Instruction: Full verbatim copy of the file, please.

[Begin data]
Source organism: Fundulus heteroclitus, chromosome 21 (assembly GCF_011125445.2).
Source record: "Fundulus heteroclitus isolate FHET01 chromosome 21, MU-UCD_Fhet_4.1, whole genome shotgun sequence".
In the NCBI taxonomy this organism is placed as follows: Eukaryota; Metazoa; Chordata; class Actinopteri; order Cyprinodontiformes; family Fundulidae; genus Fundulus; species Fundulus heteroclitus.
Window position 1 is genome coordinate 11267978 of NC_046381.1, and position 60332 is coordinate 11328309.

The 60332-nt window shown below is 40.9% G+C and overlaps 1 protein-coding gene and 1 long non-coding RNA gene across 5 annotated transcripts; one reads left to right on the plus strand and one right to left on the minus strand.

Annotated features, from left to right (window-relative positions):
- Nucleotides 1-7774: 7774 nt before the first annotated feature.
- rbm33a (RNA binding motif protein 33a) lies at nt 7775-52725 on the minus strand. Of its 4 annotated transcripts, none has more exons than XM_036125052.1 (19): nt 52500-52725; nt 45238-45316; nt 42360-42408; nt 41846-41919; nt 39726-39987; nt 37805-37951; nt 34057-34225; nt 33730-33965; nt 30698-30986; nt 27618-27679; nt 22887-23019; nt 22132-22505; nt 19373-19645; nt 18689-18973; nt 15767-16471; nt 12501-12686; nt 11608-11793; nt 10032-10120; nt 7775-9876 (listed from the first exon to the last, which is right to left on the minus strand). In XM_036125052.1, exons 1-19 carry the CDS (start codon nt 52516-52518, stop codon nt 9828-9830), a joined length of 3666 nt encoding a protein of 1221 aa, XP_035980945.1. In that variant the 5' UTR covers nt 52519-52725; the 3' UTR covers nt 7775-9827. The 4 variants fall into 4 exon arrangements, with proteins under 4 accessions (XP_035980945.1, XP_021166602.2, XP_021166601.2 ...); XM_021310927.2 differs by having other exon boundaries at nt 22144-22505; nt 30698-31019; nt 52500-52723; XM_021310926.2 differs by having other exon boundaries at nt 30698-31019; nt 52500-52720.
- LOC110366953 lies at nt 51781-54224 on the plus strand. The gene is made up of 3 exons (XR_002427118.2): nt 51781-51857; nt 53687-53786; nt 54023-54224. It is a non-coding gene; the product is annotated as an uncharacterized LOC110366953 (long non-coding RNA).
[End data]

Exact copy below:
Source organism: Fundulus heteroclitus, chromosome 21 (assembly GCF_011125445.2).
Source record: "Fundulus heteroclitus isolate FHET01 chromosome 21, MU-UCD_Fhet_4.1, whole genome shotgun sequence".
In the NCBI taxonomy this organism is placed as follows: Eukaryota; Metazoa; Chordata; class Actinopteri; order Cyprinodontiformes; family Fundulidae; genus Fundulus; species Fundulus heteroclitus.
Window position 1 is genome coordinate 11267978 of NC_046381.1, and position 60332 is coordinate 11328309.

The 60332-nt window shown below is 40.9% G+C and overlaps 1 protein-coding gene and 1 long non-coding RNA gene across 5 annotated transcripts; one reads left to right on the plus strand and one right to left on the minus strand.

Annotated features, from left to right (window-relative positions):
- Nucleotides 1-7774: 7774 nt before the first annotated feature.
- rbm33a (RNA binding motif protein 33a) lies at nt 7775-52725 on the minus strand. Of its 4 annotated transcripts, none has more exons than XM_036125052.1 (19): nt 52500-52725; nt 45238-45316; nt 42360-42408; nt 41846-41919; nt 39726-39987; nt 37805-37951; nt 34057-34225; nt 33730-33965; nt 30698-30986; nt 27618-27679; nt 22887-23019; nt 22132-22505; nt 19373-19645; nt 18689-18973; nt 15767-16471; nt 12501-12686; nt 11608-11793; nt 10032-10120; nt 7775-9876 (listed from the first exon to the last, which is right to left on the minus strand). In XM_036125052.1, exons 1-19 carry the CDS (start codon nt 52516-52518, stop codon nt 9828-9830), a joined length of 3666 nt encoding a protein of 1221 aa, XP_035980945.1. In that variant the 5' UTR covers nt 52519-52725; the 3' UTR covers nt 7775-9827. The 4 variants fall into 4 exon arrangements, with proteins under 4 accessions (XP_035980945.1, XP_021166602.2, XP_021166601.2 ...); XM_021310927.2 differs by having other exon boundaries at nt 22144-22505; nt 30698-31019; nt 52500-52723; XM_021310926.2 differs by having other exon boundaries at nt 30698-31019; nt 52500-52720.
- LOC110366953 lies at nt 51781-54224 on the plus strand. The gene is made up of 3 exons (XR_002427118.2): nt 51781-51857; nt 53687-53786; nt 54023-54224. It is a non-coding gene; the product is annotated as an uncharacterized LOC110366953 (long non-coding RNA).